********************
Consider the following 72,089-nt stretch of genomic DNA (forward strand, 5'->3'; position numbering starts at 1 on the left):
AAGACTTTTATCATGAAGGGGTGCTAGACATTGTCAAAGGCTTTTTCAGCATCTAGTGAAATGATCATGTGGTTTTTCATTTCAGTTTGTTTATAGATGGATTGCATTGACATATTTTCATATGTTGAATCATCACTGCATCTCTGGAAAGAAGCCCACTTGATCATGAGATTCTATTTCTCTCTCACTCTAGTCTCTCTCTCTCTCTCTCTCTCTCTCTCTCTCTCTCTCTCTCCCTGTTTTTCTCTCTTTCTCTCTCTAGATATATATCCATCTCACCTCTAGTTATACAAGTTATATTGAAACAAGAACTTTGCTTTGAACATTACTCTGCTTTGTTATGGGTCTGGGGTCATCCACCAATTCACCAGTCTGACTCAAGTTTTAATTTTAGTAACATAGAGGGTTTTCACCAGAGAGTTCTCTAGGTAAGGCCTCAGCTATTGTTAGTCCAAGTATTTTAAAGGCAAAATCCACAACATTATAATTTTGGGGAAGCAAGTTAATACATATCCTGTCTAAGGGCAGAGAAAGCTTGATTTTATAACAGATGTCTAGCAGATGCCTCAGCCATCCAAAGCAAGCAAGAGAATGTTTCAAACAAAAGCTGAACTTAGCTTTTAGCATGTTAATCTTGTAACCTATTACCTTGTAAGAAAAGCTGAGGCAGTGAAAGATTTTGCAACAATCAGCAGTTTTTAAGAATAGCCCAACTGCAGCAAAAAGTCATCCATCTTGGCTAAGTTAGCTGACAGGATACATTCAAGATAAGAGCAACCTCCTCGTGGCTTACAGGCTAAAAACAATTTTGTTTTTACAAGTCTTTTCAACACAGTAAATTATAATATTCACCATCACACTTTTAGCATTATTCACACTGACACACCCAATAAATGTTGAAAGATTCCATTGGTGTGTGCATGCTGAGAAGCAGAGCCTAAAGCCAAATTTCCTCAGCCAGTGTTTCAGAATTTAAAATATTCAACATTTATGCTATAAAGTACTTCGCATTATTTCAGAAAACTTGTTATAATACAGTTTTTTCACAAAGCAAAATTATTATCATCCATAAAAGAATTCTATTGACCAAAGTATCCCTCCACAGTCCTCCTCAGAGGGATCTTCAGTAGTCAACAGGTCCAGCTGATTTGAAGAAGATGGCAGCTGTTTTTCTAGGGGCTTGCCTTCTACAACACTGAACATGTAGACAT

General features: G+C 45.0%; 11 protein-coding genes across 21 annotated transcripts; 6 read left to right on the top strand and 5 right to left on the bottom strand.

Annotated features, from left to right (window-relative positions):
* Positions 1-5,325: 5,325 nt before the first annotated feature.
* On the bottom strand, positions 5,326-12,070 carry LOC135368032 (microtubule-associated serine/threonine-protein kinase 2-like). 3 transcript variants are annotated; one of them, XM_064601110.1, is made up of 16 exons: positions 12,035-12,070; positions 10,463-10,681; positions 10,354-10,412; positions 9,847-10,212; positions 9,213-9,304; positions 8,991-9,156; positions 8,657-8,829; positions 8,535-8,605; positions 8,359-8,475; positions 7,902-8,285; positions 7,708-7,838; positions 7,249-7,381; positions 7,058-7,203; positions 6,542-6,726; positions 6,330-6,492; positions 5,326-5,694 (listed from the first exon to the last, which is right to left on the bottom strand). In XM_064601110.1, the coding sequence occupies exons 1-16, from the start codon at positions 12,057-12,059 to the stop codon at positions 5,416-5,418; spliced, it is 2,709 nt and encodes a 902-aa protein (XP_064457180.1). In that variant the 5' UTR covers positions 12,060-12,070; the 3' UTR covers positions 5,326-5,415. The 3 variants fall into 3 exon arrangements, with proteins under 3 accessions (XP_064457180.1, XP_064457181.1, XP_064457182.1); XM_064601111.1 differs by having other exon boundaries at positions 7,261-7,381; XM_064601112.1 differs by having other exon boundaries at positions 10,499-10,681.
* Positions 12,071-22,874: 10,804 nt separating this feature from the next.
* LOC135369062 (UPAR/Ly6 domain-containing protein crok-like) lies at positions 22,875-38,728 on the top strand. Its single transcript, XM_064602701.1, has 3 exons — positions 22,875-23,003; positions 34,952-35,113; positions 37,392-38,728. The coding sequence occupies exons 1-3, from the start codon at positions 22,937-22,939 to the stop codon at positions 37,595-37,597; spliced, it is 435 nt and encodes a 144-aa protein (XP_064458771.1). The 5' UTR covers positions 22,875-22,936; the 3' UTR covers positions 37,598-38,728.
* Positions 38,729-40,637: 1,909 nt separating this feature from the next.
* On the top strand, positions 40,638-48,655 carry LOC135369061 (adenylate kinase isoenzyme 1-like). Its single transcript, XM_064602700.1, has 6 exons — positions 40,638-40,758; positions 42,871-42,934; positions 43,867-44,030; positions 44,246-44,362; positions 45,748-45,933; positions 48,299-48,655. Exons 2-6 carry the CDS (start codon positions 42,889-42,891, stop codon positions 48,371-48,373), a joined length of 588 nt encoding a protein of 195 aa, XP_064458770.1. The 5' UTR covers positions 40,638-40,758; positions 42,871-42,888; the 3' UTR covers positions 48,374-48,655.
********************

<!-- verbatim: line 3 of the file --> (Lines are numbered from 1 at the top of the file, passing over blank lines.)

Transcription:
General features: G+C 45.0%; 11 protein-coding genes across 21 annotated transcripts; 6 read left to right on the top strand and 5 right to left on the bottom strand.